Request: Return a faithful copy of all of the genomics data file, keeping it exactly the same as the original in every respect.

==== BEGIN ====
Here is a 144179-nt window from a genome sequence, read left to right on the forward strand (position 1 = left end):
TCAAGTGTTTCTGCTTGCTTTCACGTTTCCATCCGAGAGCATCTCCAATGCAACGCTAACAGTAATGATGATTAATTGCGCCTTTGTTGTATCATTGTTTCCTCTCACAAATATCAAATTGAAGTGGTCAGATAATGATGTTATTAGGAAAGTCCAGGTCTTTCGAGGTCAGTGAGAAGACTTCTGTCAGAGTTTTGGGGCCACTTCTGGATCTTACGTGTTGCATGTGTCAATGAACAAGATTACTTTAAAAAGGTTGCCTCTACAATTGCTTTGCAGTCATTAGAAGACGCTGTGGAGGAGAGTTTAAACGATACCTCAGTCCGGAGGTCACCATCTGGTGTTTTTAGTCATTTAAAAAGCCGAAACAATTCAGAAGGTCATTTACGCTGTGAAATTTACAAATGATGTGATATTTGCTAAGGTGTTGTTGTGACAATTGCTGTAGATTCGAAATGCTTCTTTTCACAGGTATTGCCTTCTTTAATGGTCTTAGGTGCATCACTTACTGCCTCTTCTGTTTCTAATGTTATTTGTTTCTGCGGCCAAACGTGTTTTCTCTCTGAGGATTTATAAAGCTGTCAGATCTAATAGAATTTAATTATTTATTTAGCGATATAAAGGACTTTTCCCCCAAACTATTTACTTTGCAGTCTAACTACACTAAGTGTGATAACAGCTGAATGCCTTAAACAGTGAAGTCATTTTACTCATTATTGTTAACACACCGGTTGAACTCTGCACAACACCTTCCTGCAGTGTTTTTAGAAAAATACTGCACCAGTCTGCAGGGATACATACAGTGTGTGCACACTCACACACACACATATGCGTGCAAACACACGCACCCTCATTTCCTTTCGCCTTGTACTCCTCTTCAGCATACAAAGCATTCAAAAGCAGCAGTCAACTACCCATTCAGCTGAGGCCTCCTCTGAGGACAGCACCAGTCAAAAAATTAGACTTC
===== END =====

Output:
Here is a 144179-nt window from a genome sequence, read left to right on the forward strand (position 1 = left end):
TCAAGTGTTTCTGCTTGCTTTCACGTTTCCATCCGAGAGCATCTCCAATGCAACGCTAACAGTAATGATGATTAATTGCGCCTTTGTTGTATCATTGTTTCCTCTCACAAATATCAAATTGAAGTGGTCAGATAATGATGTTATTAGGAAAGTCCAGGTCTTTCGAGGTCAGTGAGAAGACTTCTGTCAGAGTTTTGGGGCCACTTCTGGATCTTACGTGTTGCATGTGTCAATGAACAAGATTACTTTAAAAAGGTTGCCTCTACAATTGCTTTGCAGTCATTAGAAGACGCTGTGGAGGAGAGTTTAAACGATACCTCAGTCCGGAGGTCACCATCTGGTGTTTTTAGTCATTTAAAAAGCCGAAACAATTCAGAAGGTCATTTACGCTGTGAAATTTACAAATGATGTGATATTTGCTAAGGTGTTGTTGTGACAATTGCTGTAGATTCGAAATGCTTCTTTTCACAGGTATTGCCTTCTTTAATGGTCTTAGGTGCATCACTTACTGCCTCTTCTGTTTCTAATGTTATTTGTTTCTGCGGCCAAACGTGTTTTCTCTCTGAGGATTTATAAAGCTGTCAGATCTAATAGAATTTAATTATTTATTTAGCGATATAAAGGACTTTTCCCCCAAACTATTTACTTTGCAGTCTAACTACACTAAGTGTGATAACAGCTGAATGCCTTAAACAGTGAAGTCATTTTACTCATTATTGTTAACACACCGGTTGAACTCTGCACAACACCTTCCTGCAGTGTTTTTAGAAAAATACTGCACCAGTCTGCAGGGATACATACAGTGTGTGCACACTCACACACACACATATGCGTGCAAACACACGCACCCTCATTTCCTTTCGCCTTGTACTCCTCTTCAGCATACAAAGCATTCAAAAGCAGCAGTCAACTACCCATTCAGCTGAGGCCTCCTCTGAGGACAGCACCAGTCAAAAAATTAGACTTC